The analysis is focused on what different dependencies the firms considered and dealt with, and how product development was organized with regard to these dependencies. It is concluded that there is a complex and dynamic pattern of dependencies that reaches far beyond the developed product as well as beyond individual business units. To deal with these dependencies, development may be organized in teams where several business units are represented. This enables interaction between different business units’ resource collections, which is important for resource adaptation as well as for innovation. The delimiting and relating functions of the team boundary are elaborated upon and it is argued that also teams may be regarded as actors. It is also concluded that a modular product structure may entail a modular organization with regard to the teams, though, interaction between business units and teams is needed. A strong connection between the technical structure and the organizational structure is identified and it is concluded that policies regarding the technical structure (e.g. concerning “carry-over”) cannot be separated from the management of the organizational structure (e.g. the supplier structure). The organizing of product development is in itself a complex and dynamic task that needs to be subject to interaction between business units.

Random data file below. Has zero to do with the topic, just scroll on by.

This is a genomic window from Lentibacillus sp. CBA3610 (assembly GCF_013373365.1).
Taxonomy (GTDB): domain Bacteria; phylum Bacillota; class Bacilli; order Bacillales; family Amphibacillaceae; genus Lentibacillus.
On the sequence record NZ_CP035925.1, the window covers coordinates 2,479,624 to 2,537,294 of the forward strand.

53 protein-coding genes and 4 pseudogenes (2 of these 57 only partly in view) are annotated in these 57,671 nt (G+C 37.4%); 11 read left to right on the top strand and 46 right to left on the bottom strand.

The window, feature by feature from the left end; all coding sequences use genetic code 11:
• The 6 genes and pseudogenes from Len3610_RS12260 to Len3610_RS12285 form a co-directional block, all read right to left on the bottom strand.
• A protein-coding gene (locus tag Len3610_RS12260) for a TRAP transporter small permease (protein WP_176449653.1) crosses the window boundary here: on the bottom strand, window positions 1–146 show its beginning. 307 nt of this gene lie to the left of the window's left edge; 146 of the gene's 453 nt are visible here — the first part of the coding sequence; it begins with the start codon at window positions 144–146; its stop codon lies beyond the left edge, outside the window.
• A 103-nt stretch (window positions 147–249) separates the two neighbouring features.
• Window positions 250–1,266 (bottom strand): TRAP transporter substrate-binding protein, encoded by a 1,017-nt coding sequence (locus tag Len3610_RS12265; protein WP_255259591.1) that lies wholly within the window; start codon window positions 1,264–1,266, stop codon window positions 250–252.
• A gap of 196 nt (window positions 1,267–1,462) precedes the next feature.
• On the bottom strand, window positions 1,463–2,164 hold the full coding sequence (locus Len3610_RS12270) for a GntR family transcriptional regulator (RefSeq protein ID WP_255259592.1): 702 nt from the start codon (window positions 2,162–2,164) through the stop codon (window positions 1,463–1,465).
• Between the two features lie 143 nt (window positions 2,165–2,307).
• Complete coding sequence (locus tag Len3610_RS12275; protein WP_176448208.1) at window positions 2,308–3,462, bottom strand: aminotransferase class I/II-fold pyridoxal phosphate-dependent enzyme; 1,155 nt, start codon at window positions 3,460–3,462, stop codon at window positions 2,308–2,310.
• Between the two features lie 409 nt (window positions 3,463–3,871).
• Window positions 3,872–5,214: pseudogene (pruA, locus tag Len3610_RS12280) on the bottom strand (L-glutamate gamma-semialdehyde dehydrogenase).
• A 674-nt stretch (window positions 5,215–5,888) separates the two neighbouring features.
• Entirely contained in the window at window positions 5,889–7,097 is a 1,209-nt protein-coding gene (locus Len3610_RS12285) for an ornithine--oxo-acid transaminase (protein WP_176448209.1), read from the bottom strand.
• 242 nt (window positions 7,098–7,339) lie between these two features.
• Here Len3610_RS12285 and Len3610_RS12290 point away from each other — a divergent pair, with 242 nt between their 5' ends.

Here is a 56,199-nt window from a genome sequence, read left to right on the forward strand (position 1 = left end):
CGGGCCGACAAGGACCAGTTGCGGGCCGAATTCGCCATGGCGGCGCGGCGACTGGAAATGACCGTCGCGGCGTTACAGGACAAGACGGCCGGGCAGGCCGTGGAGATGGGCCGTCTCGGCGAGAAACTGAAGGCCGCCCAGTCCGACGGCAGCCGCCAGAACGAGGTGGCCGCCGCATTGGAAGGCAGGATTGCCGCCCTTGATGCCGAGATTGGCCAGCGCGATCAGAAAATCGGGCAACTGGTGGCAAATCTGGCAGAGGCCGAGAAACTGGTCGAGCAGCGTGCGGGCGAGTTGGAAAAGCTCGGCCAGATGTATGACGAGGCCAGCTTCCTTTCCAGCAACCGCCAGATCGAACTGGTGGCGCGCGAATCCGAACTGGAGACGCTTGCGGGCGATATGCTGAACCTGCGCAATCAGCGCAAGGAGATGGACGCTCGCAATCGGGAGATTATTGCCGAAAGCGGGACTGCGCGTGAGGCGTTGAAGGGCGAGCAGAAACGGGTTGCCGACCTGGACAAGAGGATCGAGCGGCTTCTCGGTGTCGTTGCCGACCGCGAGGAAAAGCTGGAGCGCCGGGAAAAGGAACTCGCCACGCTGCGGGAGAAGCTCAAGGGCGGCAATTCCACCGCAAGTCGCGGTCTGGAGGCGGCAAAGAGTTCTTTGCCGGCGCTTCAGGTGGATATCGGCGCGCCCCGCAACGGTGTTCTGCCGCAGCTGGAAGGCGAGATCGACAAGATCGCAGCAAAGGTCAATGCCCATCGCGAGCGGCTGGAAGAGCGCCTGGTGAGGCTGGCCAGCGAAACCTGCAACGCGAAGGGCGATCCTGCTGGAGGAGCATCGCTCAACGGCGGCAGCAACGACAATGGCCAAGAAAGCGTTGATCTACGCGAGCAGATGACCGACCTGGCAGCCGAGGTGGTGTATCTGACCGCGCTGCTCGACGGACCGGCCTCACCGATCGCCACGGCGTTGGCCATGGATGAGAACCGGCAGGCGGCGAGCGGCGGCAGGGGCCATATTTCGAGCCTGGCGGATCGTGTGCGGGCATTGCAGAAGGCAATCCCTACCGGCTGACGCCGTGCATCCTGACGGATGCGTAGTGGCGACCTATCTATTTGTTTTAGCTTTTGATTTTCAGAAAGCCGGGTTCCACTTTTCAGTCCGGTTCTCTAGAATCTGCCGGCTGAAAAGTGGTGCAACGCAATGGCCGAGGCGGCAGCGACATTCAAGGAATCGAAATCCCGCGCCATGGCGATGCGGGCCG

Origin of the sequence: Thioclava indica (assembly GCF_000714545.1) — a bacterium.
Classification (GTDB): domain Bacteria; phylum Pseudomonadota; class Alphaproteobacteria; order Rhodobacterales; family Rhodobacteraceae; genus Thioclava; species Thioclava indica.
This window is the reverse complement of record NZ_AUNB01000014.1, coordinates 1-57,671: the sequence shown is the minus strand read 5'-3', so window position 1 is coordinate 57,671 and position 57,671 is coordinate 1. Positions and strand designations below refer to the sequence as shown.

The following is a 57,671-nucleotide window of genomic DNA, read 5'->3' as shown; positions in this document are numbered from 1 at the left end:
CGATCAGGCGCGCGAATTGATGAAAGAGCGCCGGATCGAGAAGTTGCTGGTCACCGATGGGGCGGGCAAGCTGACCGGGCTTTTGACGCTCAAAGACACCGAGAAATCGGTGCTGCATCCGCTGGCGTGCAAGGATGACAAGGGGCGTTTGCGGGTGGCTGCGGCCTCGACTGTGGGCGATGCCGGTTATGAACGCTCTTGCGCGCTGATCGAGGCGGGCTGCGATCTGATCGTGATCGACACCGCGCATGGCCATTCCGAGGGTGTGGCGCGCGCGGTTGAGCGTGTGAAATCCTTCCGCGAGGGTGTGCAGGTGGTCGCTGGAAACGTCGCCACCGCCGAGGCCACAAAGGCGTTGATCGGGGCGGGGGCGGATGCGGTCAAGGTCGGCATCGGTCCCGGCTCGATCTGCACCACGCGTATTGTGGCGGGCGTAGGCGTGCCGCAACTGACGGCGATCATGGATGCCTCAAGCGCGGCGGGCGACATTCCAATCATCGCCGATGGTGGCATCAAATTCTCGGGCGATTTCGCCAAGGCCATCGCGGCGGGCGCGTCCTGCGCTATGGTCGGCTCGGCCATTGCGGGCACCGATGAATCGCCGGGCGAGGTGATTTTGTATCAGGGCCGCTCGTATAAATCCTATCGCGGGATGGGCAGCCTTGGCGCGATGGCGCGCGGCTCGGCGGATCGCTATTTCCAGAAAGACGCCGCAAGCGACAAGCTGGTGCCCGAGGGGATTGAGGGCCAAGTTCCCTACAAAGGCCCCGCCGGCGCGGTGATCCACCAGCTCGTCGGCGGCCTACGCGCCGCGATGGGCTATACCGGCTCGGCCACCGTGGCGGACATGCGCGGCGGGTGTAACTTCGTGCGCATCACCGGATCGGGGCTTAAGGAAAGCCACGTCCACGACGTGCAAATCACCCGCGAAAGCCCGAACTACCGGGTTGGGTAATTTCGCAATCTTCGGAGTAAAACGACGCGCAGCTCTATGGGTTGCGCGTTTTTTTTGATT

In every industry there are resources. Some are moving, others more fixed; some are technical, others social. People working with the resources, for example, as buyers or sellers, or users or producers, may not make much notice of them. A product sells. A facility functions. The business relationship in which we make our money has “always” been there. However, some times this picture of order is disturbed. A user having purchased a product for decades may “suddenly” say to the producer that s/he does not appreciate the product. And a producer having received an order of a product that s/he thought was well known, may find it impossible to sell it. Such disturbances may be ignored. Or they can be used as a platform for development. In this study we investigate the latter option, theoretically and through real world data. Concerning theory we draw on the industrial network approach. We see industrial actors as part of (industrial) networks. In their activities actors use and produce resources. Moreover, the actors interact − bilaterally and multilaterally. This leads to development of resources and networks. Through “thick” descriptions of two cases we illustrate and try to understand the interactive character of resource development and how actors do business on features of resources. The cases are about a certain type of resource, a product − goat milk. The main message to industrial actors is that they should pay attention to that products can be co-created. Successful co-creation of products, moreover, may require development also of business relationships and their connections (“networking”).